The Little Review (littlereview) wrote,
The Little Review

Poem for Thursday

The Blessing of Brothers
A Poem-Dvar for Parashat Vayishlah
Genesis 32:4 - 36:43
By Rabbi Steven Nathan

Without warning
The day arrives
For which he has

is coming
The other one
The other half

Will a divine union finally occur
Uniting what is separate
Making Whole
What is Divided
Will they tear
Each other
  A     part
Creating further division
That no one
Can repair

Fear grips
The Same

That evening
One wrestles
The other
The self
The divine
Through the night
Never winning
Never losing
As in life

Same evening
The other
Also struggles
With demons
Within and without
The hatred
Of other and self
Mother and father
The desire
For power and reconciliation
The memory
of what was
The dream
of what could be
Preventing him
From moving ahead
To meet the one
Who is both
The other and the same

One feels
Excruciating pain
Wrenched from the past
Brought into the present
A new man
Yet the same
Still the heal grabber
Now the one who struggles

Hasn't that always been the case

One feels
Overwhelming sadness
Rescued from dreams of a future
Never to be
Rescued from the demons of a past
He must relinquish

Both enter
The present
The moment
The potential
For wholeness
With self and other

The sun is high
Reaching its zenith
no more shadow
only purest light

At that moment
This moment
brothers meet

They look
Into each other's eyes

They see
Each other
They see
They see

They see
The moment
They seize
Each other
Embracing all that is
Within them
That ever was
That ever will be
In this moment
Within them

All is right
All is
As it is

No longer matter

What matters
Is now
Is them

Tears flowing
They cannot let go
They must
Each other
Each self

For the time has come
For the next step
Into the unknown

the next moment
Each going
his own way
Each knowing
Now that they
they always be
Even though apart

Each leaves
In that moment
They have finally
The true


Now guiding
Each one
Each step
Each journey
Each life

They journey
Has not
Been easy
Till now
Nor will it be
Till then

It has brought
These two
To the place
They longed for
Never knew
Each other
To the oneness


Wednesday I got the dubious pleasure of listening to my son practice with his first string quartet...pleasure because it is a total delight to see one's son surrounded by other musicians all concentrating on the music, dubious because every one of them was playing at a different speed. *g* The music teacher's daughter plays the cello, and she was supposed to set the pace for the others, but it didn't quite work out that way. They are having another recital on the 16th but likely will only have one more opportunity to practice together between now and then!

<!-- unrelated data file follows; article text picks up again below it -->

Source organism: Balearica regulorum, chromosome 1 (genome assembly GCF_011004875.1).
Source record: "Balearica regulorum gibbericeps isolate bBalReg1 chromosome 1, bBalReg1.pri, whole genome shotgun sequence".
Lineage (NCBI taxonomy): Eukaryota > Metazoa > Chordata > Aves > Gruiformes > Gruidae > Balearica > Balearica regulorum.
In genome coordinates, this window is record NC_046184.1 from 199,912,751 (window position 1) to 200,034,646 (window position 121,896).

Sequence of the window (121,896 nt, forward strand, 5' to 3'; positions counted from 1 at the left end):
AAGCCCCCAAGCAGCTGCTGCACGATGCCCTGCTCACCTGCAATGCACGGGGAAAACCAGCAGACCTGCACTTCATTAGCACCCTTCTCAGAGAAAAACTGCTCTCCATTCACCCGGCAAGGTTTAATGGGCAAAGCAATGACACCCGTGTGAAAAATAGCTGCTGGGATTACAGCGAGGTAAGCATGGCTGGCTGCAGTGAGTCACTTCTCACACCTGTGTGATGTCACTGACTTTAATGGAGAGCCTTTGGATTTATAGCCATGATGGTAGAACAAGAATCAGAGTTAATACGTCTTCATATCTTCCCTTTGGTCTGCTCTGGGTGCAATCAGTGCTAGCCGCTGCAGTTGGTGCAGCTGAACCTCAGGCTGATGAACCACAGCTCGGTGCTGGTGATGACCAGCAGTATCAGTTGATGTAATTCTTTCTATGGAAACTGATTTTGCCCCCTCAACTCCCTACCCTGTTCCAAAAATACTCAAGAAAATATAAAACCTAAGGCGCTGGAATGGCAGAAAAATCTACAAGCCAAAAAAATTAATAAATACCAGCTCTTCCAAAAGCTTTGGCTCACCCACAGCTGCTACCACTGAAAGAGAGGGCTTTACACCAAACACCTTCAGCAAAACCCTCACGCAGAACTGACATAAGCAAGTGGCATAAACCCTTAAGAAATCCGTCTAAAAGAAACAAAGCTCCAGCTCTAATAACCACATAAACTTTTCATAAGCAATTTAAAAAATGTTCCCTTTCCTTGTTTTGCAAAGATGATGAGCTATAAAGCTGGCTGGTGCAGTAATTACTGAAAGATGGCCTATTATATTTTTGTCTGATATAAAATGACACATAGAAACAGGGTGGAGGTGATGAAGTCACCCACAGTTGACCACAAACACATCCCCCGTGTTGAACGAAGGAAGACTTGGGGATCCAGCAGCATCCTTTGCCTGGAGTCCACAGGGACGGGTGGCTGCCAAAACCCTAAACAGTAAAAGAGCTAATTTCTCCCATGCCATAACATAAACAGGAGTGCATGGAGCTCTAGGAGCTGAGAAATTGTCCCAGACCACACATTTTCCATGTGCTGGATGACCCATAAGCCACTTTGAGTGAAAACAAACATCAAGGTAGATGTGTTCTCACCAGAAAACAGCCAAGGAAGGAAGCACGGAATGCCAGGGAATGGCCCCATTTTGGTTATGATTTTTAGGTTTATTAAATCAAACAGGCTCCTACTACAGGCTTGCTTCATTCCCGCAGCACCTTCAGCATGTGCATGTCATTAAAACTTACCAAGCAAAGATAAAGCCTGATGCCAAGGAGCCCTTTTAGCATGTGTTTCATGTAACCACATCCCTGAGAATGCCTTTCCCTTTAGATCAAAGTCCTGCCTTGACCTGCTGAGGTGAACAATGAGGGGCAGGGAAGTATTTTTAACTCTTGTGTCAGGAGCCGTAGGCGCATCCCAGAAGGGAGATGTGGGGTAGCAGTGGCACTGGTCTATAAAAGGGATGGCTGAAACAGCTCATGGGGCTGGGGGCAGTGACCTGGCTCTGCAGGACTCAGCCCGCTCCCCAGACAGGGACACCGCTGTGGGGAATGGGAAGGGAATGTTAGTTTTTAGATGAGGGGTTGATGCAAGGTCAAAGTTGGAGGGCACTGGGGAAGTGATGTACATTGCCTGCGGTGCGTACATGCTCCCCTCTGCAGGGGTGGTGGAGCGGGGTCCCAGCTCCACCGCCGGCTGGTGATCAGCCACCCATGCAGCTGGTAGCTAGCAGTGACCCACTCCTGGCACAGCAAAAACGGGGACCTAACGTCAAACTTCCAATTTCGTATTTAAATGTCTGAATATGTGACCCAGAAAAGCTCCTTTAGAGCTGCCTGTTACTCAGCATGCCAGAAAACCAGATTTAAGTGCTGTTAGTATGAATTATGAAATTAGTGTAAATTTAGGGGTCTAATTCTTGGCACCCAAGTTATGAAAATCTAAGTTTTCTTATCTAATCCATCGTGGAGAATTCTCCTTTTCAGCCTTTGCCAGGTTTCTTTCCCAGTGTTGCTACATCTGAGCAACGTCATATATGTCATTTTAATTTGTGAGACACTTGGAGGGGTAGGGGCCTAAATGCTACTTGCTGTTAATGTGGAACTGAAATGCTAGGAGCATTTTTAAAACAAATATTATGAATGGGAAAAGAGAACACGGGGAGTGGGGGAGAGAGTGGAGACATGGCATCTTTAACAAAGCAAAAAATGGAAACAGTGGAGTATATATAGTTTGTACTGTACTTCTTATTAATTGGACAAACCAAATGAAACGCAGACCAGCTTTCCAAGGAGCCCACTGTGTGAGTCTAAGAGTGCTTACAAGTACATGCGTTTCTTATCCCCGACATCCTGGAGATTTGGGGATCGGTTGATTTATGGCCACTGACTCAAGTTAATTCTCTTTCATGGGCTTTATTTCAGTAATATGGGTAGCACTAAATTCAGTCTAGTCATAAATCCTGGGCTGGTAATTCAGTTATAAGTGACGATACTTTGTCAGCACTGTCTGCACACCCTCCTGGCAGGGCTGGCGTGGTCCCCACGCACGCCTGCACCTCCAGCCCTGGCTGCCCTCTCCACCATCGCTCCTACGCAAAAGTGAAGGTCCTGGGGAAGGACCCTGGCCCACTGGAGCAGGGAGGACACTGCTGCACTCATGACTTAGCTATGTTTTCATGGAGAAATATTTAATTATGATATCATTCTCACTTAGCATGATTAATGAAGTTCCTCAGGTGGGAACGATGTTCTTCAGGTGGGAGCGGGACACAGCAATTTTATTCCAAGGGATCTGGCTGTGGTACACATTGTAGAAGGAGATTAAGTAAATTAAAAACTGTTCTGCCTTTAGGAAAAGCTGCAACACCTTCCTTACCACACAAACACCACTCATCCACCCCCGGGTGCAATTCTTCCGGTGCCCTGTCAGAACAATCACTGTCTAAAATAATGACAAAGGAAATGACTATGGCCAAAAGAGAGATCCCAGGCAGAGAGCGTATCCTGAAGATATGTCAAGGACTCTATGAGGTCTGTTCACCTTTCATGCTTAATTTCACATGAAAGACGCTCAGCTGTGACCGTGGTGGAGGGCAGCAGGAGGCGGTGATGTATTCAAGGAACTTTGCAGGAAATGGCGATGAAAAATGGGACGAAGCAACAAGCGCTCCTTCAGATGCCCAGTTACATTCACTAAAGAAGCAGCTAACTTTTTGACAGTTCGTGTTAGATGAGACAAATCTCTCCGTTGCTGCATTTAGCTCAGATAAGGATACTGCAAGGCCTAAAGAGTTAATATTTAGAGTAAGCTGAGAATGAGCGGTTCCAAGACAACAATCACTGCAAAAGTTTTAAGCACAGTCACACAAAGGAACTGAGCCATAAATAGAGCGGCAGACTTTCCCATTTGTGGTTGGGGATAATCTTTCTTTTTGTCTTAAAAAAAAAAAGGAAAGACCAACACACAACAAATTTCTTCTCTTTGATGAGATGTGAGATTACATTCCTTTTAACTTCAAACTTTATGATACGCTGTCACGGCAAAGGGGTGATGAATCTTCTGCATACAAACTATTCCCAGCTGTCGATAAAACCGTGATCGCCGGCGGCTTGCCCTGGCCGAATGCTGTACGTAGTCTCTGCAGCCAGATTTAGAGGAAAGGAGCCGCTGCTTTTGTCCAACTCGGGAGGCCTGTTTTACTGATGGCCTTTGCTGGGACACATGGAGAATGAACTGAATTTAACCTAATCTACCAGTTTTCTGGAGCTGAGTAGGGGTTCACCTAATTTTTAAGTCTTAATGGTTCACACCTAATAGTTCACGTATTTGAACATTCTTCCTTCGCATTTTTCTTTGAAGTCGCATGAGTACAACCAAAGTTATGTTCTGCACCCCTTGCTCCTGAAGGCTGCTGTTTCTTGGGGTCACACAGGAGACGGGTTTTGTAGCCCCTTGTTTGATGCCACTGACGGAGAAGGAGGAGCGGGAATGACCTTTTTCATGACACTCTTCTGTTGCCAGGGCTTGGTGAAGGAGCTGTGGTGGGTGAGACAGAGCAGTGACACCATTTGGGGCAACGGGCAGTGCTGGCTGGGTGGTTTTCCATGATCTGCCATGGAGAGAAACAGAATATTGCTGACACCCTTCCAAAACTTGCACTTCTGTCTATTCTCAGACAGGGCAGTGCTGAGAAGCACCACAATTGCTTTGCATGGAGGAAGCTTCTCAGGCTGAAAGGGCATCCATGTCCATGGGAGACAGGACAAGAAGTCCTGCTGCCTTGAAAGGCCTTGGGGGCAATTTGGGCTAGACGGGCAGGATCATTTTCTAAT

Otherwise my day was three Star Trek articles, all of which aroused controversy with someone (Variety claiming J.J. Abrams would direct Star Trek XI though that isn't confirmed, which I reported as not confirmed and got blasted both by the OMG THIS IS CONFIRMED NOW! crowd and the OMG THIS IS TOTALLY WRONG! crowd, my devoting fewer paragraphs to Scott Bakula's new TV movie than Kate Mulgrew's new play, etc.), being happy with Conservative Judaism for making forward progress -- if rather small progress -- on gay ordination and partnership (miriya_b passed on links from The Jewish Week, Forward, The Jerusalem Post, Ha'aretz, MSNBC and The New York Times among others -- have not had time to read them all), swapping e-mails with my mother on whether Jimmy Carter is a bigot (her position, and Alan Dershowitz's) or a voice of reason (my position, and Michael Lerner's) on Israel and Palestine -- yes, I am having a very theological week, think it's turning 40? -- looking up and printing out herbal tea recipes, getting holiday presents organized and growling at both children that they have ONE DAY to finish their magnet middle school and high school applications and they are NOT playing ANY video games until they are done.

A model of one of Norman Rockwell's famous images from the Rockwell's America exhibit at the Maryland Science Center.

Rockwell was quite fond of inserting himself into his paintings...he often appears in crowds at baseball games, and here, in a blowup of a cover of people gossipping.

He also had no difficulty expressing his motivation when daydreaming on the job, though he painted many illustrations of the unfairness of small town life, particularly where racism and bigotry were concerned.

Here are reproductions of what are probably Rockwell's four most famous paintings: The Four Freedoms.

These, along with Do Unto Others and The Problem We All Live With, are probably my favorites of his as well, though I am quite fond of his rebellious little girls.

In Baltimore, however, certain priorities must be respected...the only original oil painting in the exhibit was loaned by Brooks Robinson, local hero (this is one of the paintings in which Rockwell inserted himself into the crowd).

Everyone probably already knows about this, but since I forgot on World AIDS Day I figured I would mention now that if you light a virtual candle at Bristol-Myers Squibb, they will donate a dollar to AIDS research. Am cracking up at The Village Voice's review of Apocalypto ("...has a faux Greek title and an opening quote from historian Will Durant that ruminates on the decline of imperial Rome. It may seem an odd way to comment on the supposed end of an imaginary, unspeakably barbaric Mayan civilization—but WWJD?") because the subtitle is, "Mel Gibson Is Responsible for All the Wars in the World" (reviewer J. Hoberman concedes "OK, slight exaggeration, but he's at least to blame for this one he made up"). I won't know first-hand whether it's a good movie or not because Gibson is not getting any of my money. And that's enough run-on sentences for now.

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